This opinion is not the first time this court has explained the context and restrictions on the dicta in Balboa. In Ransom v. United States, 900 F.2d 242 (Fed. Cir. 1990), this court explained: Balboa did not hold a surety has contractual rights against the government . . . . [Rather] this court merely held that the government becomes a "stakeholder" for remaining contract proceeds when a payment and performance bond surety notifies the government that the surety's interest is in jeopardy because of default by the contractor. Id. at 245. In other words, this court clarified that the Balboa dicta addresses the surety's "stakeholder" status under equitable subrogation principles, not its contractor status under the CDA.

This court in Ransom explained well the reasons that National cannot alone appeal to the Board. In that case, the surety, Ransom, argued that the government's requirement of bonds somehow "necessarily impl[ies] a contract between the government and Ransom." Id. at 244. This court responded: "That the government requires contractors to provide such bonds at most evidences an implied contract between the government and the contractors. . . . [T]he requirement [for bonds] placed on [the contractor] cannot be construed as an `objective manifestation' that the government intended to undertake obligations to Ransom." Id. at 244-45. Similarly, because it is not a contractor with the Navy, National cannot alone appeal to the Board.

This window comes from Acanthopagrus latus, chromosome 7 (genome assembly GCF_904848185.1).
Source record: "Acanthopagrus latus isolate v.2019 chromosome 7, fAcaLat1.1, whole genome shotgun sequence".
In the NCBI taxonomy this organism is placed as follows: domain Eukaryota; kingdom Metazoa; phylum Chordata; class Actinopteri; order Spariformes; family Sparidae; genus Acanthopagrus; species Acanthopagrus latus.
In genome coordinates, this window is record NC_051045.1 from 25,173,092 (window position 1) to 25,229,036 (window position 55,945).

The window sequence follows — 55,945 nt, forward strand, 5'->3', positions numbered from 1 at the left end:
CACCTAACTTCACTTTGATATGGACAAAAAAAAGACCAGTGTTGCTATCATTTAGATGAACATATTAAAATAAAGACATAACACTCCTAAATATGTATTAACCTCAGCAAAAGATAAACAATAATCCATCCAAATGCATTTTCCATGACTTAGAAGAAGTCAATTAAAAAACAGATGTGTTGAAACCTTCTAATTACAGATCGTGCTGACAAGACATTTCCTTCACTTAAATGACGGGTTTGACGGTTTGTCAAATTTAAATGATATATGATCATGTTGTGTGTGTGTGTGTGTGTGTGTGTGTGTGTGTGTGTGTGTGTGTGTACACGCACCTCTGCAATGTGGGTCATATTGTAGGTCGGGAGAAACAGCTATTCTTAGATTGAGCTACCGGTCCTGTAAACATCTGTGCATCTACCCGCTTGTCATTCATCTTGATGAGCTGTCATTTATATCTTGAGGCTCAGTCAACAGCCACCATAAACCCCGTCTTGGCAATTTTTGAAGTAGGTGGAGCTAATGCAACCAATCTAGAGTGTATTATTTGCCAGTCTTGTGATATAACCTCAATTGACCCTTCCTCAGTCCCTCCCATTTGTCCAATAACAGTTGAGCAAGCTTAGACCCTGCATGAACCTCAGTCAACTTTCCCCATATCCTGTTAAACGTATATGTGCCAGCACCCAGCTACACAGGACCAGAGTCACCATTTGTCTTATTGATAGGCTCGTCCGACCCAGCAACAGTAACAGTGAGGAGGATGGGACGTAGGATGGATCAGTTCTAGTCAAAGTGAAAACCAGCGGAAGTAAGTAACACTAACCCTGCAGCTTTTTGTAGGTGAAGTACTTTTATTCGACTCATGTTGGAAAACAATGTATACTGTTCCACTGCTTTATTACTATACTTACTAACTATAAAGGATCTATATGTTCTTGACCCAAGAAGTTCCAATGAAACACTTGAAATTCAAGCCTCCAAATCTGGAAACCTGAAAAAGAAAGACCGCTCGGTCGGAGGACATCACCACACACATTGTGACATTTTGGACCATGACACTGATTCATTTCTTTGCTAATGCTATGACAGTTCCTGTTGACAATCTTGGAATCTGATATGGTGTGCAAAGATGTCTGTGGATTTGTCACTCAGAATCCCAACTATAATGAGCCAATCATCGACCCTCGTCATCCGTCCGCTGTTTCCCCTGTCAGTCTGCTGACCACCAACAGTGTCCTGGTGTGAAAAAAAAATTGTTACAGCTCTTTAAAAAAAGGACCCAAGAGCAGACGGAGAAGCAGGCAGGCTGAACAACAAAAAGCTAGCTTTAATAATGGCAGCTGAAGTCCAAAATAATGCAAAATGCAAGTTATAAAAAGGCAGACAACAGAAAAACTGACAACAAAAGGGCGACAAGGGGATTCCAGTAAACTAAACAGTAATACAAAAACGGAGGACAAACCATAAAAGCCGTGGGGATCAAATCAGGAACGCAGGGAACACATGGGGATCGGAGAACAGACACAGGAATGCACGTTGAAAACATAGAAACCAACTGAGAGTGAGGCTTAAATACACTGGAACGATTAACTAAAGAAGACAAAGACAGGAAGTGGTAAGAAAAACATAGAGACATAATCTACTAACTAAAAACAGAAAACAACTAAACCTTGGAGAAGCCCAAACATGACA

IV.

Next, this court examines whether National can represent Admiralty in an appeal to the Board. National argues that it may supplant the contractor, Admiralty, by the doctrine of equitable subrogation. In some limited circumstances, the doctrine of subrogation "entitl[es] sureties to succeed to the contractual rights of the contractor against the government." Ransom, 900 F.2d at 245. In Balboa, 775 F.2d 1158, this court stated: When a contractor defaults under the contract, the obligation of the surety then arises under its performance and payment bonds. When the surety then finances the contract to completion, it is subrogated to the contractor's property rights in the contract balance. Id. at 1161 (first emphasis added). That is, to maintain a claim for equitable subrogation, a surety must either take over contract performance or finance the completion of the defaulted contract under its performance bond. See Aetna Cas. & Sur. Co. v. United States, 845 F.2d 971, 975 (Fed. Cir. 1988).